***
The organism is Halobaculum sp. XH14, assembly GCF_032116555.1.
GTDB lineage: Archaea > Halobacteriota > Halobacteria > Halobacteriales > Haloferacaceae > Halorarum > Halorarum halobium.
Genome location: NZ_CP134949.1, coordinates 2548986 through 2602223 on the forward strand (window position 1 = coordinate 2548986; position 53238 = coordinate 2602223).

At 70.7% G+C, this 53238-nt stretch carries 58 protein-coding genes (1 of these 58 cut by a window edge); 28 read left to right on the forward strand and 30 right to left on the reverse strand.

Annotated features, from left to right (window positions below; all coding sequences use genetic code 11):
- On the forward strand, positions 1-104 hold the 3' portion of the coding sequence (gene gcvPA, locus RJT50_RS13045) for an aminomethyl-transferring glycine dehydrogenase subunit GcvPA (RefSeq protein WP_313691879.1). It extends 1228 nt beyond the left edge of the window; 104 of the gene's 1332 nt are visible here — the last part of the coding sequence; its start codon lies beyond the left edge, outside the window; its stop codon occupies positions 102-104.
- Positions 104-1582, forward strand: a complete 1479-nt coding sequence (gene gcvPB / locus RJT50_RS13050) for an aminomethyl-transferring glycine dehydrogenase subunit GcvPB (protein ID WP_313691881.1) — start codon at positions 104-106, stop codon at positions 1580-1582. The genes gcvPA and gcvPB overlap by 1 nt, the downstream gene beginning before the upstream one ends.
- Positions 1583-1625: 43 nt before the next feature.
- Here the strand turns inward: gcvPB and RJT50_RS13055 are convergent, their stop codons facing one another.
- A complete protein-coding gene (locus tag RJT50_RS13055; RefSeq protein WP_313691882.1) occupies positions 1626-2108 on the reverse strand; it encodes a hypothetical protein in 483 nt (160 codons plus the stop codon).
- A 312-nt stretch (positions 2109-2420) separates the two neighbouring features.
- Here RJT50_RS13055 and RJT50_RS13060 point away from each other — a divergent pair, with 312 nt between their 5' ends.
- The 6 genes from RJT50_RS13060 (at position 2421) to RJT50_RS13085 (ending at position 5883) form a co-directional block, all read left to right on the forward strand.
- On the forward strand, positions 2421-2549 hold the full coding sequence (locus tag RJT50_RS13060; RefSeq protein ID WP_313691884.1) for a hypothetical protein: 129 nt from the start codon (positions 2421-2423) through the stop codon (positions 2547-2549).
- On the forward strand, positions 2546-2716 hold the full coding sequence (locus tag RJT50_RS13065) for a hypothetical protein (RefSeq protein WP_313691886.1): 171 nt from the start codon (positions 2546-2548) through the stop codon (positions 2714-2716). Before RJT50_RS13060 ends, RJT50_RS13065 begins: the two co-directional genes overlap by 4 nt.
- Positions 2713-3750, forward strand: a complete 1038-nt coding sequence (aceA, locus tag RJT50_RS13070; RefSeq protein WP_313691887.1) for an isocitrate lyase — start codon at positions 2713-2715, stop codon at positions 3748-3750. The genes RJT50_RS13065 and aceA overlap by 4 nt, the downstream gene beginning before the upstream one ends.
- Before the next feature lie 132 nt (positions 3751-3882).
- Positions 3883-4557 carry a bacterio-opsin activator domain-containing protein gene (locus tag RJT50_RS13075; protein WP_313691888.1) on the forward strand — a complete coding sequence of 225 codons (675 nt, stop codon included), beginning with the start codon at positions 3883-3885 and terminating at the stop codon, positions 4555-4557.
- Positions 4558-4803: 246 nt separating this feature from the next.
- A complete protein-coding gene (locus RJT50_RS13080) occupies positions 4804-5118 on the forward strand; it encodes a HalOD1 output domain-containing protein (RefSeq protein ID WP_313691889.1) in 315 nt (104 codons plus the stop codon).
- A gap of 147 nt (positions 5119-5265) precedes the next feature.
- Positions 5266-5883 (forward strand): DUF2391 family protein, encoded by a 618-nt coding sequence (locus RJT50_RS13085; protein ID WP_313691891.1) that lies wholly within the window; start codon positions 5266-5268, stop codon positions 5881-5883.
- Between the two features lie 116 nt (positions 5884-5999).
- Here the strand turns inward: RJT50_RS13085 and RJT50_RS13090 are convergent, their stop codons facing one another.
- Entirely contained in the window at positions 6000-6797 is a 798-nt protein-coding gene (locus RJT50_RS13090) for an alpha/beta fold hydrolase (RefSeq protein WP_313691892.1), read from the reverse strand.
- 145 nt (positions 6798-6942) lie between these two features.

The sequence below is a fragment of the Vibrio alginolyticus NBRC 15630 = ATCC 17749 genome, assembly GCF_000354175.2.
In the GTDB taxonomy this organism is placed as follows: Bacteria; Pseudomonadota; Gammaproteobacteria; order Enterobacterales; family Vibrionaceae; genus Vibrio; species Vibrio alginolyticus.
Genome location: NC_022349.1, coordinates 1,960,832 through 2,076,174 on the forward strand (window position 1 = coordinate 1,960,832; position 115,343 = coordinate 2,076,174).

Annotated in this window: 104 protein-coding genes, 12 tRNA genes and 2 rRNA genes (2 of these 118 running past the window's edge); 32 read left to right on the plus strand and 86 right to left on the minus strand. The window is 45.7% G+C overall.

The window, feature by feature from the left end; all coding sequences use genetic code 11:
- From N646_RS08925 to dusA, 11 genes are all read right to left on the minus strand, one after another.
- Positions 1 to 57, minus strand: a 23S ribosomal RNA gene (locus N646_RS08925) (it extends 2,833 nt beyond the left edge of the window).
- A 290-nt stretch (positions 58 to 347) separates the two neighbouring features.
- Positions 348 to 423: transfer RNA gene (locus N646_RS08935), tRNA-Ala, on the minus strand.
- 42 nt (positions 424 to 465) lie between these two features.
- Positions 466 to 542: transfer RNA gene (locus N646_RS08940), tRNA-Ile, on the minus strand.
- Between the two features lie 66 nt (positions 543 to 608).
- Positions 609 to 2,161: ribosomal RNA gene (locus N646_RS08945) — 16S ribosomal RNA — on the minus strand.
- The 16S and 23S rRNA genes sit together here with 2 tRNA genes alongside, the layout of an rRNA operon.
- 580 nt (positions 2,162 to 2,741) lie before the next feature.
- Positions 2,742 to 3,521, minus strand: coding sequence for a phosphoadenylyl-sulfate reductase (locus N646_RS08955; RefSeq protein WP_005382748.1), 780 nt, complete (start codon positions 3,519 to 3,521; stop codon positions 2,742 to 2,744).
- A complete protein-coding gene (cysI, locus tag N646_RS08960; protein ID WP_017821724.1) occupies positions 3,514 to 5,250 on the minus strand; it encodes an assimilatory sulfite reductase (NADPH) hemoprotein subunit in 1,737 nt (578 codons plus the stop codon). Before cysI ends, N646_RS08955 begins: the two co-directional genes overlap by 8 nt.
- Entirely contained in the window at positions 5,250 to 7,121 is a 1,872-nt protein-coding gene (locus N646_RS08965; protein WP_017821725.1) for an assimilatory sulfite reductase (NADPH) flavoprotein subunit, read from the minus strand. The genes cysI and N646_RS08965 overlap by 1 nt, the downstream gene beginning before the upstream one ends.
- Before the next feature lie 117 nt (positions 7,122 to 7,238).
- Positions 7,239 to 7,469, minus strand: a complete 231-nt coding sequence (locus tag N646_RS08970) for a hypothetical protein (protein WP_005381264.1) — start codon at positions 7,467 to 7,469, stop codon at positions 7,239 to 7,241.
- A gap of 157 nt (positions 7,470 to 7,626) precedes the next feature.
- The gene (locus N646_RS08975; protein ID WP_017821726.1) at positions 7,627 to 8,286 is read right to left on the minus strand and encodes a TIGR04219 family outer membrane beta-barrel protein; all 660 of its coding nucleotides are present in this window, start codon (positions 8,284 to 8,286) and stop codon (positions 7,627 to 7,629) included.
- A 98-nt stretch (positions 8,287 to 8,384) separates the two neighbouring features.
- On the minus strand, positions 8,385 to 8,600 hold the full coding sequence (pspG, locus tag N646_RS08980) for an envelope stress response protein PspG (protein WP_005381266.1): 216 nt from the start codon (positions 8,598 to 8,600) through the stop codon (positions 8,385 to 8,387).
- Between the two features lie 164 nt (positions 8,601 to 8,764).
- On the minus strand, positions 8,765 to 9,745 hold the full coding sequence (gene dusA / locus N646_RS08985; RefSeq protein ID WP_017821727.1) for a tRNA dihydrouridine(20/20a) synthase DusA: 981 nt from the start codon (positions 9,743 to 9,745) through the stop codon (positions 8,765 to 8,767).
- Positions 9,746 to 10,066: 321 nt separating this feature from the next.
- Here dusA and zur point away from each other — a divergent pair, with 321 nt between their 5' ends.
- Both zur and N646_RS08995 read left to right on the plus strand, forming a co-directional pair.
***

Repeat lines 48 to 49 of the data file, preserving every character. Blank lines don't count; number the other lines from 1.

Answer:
- The gene (locus N646_RS08975; protein ID WP_017821726.1) at positions 7,627 to 8,286 is read right to left on the minus strand and encodes a TIGR04219 family outer membrane beta-barrel protein; all 660 of its coding nucleotides are present in this window, start codon (positions 8,284 to 8,286) and stop codon (positions 7,627 to 7,629) included.
- A 98-nt stretch (positions 8,287 to 8,384) separates the two neighbouring features.